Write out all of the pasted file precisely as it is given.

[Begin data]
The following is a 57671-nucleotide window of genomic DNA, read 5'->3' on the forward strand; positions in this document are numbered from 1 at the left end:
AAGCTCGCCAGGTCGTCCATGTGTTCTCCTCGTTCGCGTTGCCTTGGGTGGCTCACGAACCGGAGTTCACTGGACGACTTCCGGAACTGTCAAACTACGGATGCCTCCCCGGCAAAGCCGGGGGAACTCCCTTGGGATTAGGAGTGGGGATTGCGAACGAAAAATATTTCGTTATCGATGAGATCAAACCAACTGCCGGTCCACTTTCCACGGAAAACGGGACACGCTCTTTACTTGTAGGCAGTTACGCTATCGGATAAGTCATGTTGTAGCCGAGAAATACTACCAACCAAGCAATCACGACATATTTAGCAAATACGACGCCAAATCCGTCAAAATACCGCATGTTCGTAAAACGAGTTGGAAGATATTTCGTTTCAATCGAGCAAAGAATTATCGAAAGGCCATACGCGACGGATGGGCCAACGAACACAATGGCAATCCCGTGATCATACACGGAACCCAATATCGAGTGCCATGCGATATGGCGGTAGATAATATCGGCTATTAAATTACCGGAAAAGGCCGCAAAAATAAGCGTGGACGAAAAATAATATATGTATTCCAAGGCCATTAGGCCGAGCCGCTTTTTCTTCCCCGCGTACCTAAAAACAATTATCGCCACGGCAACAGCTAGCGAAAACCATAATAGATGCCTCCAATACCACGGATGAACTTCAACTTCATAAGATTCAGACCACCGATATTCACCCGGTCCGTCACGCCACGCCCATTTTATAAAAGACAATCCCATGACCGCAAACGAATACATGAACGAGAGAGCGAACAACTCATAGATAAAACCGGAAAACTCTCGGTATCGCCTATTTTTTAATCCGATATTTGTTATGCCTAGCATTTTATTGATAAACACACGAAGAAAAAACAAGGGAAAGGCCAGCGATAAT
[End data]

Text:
The following is a 57671-nucleotide window of genomic DNA, read 5'->3' on the forward strand; positions in this document are numbered from 1 at the left end:
AAGCTCGCCAGGTCGTCCATGTGTTCTCCTCGTTCGCGTTGCCTTGGGTGGCTCACGAACCGGAGTTCACTGGACGACTTCCGGAACTGTCAAACTACGGATGCCTCCCCGGCAAAGCCGGGGGAACTCCCTTGGGATTAGGAGTGGGGATTGCGAACGAAAAATATTTCGTTATCGATGAGATCAAACCAACTGCCGGTCCACTTTCCACGGAAAACGGGACACGCTCTTTACTTGTAGGCAGTTACGCTATCGGATAAGTCATGTTGTAGCCGAGAAATACTACCAACCAAGCAATCACGACATATTTAGCAAATACGACGCCAAATCCGTCAAAATACCGCATGTTCGTAAAACGAGTTGGAAGATATTTCGTTTCAATCGAGCAAAGAATTATCGAAAGGCCATACGCGACGGATGGGCCAACGAACACAATGGCAATCCCGTGATCATACACGGAACCCAATATCGAGTGCCATGCGATATGGCGGTAGATAATATCGGCTATTAAATTACCGGAAAAGGCCGCAAAAATAAGCGTGGACGAAAAATAATATATGTATTCCAAGGCCATTAGGCCGAGCCGCTTTTTCTTCCCCGCGTACCTAAAAACAATTATCGCCACGGCAACAGCTAGCGAAAACCATAATAGATGCCTCCAATACCACGGATGAACTTCAACTTCATAAGATTCAGACCACCGATATTCACCCGGTCCGTCACGCCACGCCCATTTTATAAAAGACAATCCCATGACCGCAAACGAATACATGAACGAGAGAGCGAACAACTCATAGATAAAACCGGAAAACTCTCGGTATCGCCTATTTTTTAATCCGATATTTGTTATGCCTAGCATTTTATTGATAAACACACGAAGAAAAAACAAGGGAAAGGCCAGCGATAAT